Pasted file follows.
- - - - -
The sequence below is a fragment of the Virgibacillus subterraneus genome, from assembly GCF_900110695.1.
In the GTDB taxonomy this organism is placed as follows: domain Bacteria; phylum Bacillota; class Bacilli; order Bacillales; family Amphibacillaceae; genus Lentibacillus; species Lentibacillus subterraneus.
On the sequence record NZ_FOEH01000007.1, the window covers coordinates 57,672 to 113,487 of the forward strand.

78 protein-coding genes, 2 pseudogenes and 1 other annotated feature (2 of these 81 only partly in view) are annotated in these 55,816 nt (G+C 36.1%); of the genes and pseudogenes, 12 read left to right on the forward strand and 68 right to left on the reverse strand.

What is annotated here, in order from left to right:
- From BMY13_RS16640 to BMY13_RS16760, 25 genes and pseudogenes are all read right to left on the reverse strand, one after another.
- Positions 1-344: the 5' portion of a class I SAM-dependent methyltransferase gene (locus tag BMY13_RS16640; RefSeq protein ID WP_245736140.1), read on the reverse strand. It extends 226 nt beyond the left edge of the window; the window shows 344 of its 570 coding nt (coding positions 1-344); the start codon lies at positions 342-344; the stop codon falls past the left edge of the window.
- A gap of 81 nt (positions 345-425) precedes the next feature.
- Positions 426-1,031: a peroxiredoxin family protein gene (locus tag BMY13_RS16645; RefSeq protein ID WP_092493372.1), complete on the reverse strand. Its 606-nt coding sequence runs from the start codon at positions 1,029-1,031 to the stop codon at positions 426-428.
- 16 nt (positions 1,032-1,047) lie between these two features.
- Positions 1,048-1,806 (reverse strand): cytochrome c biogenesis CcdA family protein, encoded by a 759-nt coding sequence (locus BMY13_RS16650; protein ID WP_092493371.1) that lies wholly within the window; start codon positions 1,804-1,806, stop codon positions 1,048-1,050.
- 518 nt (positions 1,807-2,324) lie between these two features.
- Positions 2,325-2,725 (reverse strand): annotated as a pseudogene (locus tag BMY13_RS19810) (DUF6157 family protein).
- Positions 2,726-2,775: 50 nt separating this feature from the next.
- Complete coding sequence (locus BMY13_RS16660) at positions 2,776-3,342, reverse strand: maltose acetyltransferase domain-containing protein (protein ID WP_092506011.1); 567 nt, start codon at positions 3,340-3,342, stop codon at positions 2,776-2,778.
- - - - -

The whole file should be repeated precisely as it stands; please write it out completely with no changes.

The sequence below is a fragment of the Virgibacillus subterraneus genome, from assembly GCF_900110695.1.
In the GTDB taxonomy this organism is placed as follows: domain Bacteria; phylum Bacillota; class Bacilli; order Bacillales; family Amphibacillaceae; genus Lentibacillus; species Lentibacillus subterraneus.
On the sequence record NZ_FOEH01000007.1, the window covers coordinates 57,672 to 113,487 of the forward strand.

78 protein-coding genes, 2 pseudogenes and 1 other annotated feature (2 of these 81 only partly in view) are annotated in these 55,816 nt (G+C 36.1%); of the genes and pseudogenes, 12 read left to right on the forward strand and 68 right to left on the reverse strand.

What is annotated here, in order from left to right:
- From BMY13_RS16640 to BMY13_RS16760, 25 genes and pseudogenes are all read right to left on the reverse strand, one after another.
- Positions 1-344: the 5' portion of a class I SAM-dependent methyltransferase gene (locus tag BMY13_RS16640; RefSeq protein ID WP_245736140.1), read on the reverse strand. It extends 226 nt beyond the left edge of the window; the window shows 344 of its 570 coding nt (coding positions 1-344); the start codon lies at positions 342-344; the stop codon falls past the left edge of the window.
- A gap of 81 nt (positions 345-425) precedes the next feature.
- Positions 426-1,031: a peroxiredoxin family protein gene (locus tag BMY13_RS16645; RefSeq protein ID WP_092493372.1), complete on the reverse strand. Its 606-nt coding sequence runs from the start codon at positions 1,029-1,031 to the stop codon at positions 426-428.
- 16 nt (positions 1,032-1,047) lie between these two features.
- Positions 1,048-1,806 (reverse strand): cytochrome c biogenesis CcdA family protein, encoded by a 759-nt coding sequence (locus BMY13_RS16650; protein ID WP_092493371.1) that lies wholly within the window; start codon positions 1,804-1,806, stop codon positions 1,048-1,050.
- 518 nt (positions 1,807-2,324) lie between these two features.
- Positions 2,325-2,725 (reverse strand): annotated as a pseudogene (locus tag BMY13_RS19810) (DUF6157 family protein).
- Positions 2,726-2,775: 50 nt separating this feature from the next.
- Complete coding sequence (locus BMY13_RS16660) at positions 2,776-3,342, reverse strand: maltose acetyltransferase domain-containing protein (protein ID WP_092506011.1); 567 nt, start codon at positions 3,340-3,342, stop codon at positions 2,776-2,778.